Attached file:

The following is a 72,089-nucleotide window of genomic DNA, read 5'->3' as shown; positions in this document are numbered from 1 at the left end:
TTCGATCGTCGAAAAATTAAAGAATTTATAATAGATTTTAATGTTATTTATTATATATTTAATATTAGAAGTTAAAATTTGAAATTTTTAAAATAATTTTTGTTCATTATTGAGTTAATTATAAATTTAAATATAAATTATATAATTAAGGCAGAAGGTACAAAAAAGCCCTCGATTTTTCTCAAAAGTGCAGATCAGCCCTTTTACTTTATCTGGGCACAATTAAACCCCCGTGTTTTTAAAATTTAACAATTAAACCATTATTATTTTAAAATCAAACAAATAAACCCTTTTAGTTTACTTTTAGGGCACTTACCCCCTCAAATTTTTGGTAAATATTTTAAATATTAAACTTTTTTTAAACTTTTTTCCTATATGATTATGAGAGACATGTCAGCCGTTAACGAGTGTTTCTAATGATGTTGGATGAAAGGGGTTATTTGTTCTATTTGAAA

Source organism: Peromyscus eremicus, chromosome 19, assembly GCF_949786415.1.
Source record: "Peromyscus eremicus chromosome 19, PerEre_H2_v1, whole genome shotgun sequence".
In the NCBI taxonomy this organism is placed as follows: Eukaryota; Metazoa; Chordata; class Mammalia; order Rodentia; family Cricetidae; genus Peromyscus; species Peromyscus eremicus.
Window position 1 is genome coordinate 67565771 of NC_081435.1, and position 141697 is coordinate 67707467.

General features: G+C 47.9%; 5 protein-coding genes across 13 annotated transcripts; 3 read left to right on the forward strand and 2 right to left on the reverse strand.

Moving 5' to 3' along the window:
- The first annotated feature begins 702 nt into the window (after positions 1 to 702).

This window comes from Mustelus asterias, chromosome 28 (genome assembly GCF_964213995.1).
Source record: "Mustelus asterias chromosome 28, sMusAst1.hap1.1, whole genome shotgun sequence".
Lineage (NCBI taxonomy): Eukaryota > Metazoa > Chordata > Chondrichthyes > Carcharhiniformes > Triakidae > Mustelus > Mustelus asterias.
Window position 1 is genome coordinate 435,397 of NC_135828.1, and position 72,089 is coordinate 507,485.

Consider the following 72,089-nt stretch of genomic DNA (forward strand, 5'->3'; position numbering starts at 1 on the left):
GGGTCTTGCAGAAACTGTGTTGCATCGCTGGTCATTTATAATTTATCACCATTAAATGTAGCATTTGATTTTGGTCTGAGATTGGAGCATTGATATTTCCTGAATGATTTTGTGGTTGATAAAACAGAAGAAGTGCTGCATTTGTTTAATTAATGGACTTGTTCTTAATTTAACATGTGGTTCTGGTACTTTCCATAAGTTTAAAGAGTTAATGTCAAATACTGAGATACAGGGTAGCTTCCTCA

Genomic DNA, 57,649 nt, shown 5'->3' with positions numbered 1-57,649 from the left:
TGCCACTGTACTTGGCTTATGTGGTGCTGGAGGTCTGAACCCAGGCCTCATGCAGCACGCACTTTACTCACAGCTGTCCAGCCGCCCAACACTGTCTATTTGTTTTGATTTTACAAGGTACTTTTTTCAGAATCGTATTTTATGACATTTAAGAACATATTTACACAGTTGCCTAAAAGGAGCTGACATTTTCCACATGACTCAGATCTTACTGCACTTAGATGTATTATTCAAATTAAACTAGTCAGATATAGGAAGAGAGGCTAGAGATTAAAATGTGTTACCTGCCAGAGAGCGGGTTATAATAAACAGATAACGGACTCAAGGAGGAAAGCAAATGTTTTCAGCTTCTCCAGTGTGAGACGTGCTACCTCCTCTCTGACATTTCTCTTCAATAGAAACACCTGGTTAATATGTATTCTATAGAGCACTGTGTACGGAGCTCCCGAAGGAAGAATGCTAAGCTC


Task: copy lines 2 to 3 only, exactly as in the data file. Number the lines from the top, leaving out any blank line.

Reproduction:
TTCGATCGTCGAAAAATTAAAGAATTTATAATAGATTTTAATGTTATTTATTATATATTTAATATTAGAAGTTAAAATTTGAAATTTTTAAAATAATTTTTGTTCATTATTGAGTTAATTATAAATTTAAATATAAATTATATAATTAAGGCAGAAGGTACAAAAAAGCCCTCGATTTTTCTCAAAAGTGCAGATCAGCCCTTTTACTTTATCTGGGCACAATTAAACCCCCGTGTTTTTAAAATTTAACAATTAAACCATTATTATTTTAAAATCAAACAAATAAACCCTTTTAGTTTACTTTTAGGGCACTTACCCCCTCAAATTTTTGGTAAATATTTTAAATATTAAACTTTTTTTAAACTTTTTTCCTATATGATTATGAGAGACATGTCAGCCGTTAACGAGTGTTTCTAATGATGTTGGATGAAAGGGGTTATTTGTTCTATTTGAAA

Source organism: Peromyscus eremicus, chromosome 19, assembly GCF_949786415.1.